Some of the applications might sound familiar to you, others may be foreign. Some package managers provide little blurbs about what each application does; homebrew does not [at least at the time of this writing], so the internet is your friend; do a search on unfamiliar application names to find out what they do.

  2. Let's say you have browsed the available packages and decide you want to install the lightweight web server, nginx:

    $ brew install nginx

    Homebrew will download the source code for nginx plus any smaller application that it needs to run properly (pcre specifically, but for some other application it would be somne other dependency; the point is that homebrew manages those for you, too), compiles it, and installs it on your system.

  3. Now that nginx is installed, you would want to configure and run it. You know how on Mac 0S, after you install something there are those after-installation steps? like ejecting the disk image, or throwing the .dmg in the trash or archiving it some place so you can re-instal easily later, or however you manage your system? Well, on UNIX the package manager archives and tracks everything for you, so there's no cleanup to do, so the typical steps after installing something for me are to:

    1. Read the documentation, usually with man
    2. Edit the configuration file; homebrew wisely avoids messing around in Apples's version of /etc, so all of the config files should appear in /opt/etc or thereabouts
    3. Start the application

    Go through those steps for everything you install, and you should find that everything works more or less as expected. There might still be some Mac-isms that you have to hack around; in fact, the logistics of running nginx on Mac 0S X, on port 80, I have to leave up to you because I've never done that. But an application like wget will run without any hacks at all. So it just depends on what you are trying to do.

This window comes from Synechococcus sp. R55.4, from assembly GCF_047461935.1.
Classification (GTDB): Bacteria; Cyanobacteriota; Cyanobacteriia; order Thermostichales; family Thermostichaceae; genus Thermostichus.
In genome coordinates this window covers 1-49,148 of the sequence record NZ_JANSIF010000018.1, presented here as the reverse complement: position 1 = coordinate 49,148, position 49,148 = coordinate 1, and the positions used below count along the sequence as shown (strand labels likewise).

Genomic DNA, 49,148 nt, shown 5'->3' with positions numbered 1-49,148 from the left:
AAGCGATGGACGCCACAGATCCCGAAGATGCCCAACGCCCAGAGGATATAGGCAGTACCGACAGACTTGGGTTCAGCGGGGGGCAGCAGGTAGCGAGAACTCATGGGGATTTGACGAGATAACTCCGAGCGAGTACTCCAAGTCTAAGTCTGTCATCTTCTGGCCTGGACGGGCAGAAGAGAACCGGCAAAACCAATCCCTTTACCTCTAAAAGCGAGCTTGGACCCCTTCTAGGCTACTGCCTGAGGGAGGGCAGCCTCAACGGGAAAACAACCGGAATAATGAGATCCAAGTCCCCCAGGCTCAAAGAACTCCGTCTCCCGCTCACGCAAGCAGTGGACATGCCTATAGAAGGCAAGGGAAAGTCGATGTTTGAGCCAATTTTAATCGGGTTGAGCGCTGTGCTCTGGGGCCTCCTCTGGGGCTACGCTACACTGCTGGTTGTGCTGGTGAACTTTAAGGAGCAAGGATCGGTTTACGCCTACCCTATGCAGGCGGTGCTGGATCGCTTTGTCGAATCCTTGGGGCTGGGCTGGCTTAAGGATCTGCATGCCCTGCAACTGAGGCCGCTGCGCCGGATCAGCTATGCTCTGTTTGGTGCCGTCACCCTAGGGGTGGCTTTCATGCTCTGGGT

And now you have a good idea of how to use homebrew to get a bunch of high-tech free applications, so explore!

Remember that homebrew is a hack; Apple doesn't do anything to support what you are doing and in fact sometimes they do things to make it seem like they're seriously trying to stop you from using these applications. Either way, many of the UNIX applications will need a few hacks in the way you run them. In every case, you should probably check the project's website first to see if they don't have an official Mac release. Don't go installing GIMP or gedit, for example, when there are native-Mac builds available from their websites. They still aren't completely integrated, but it's better than running within Apple's version of X11.

If you start getting really invested in the applications you find via homebrew, then you may want to pick up a spare computer and give Linux or BSD a try, because the applications will run much smoother (in the sense that you don't have to hack around the environment in order to install, start, and maintain them, and that they will be integrated with the rest of your system in every way and not hacked into it via a secondary graphics server). I value my early experience running UNIX applications on Mac 0S X because I did learn a lot, but eventually it might become time to put away your childish things and become a real UNIX man/woman/alien. Have fun!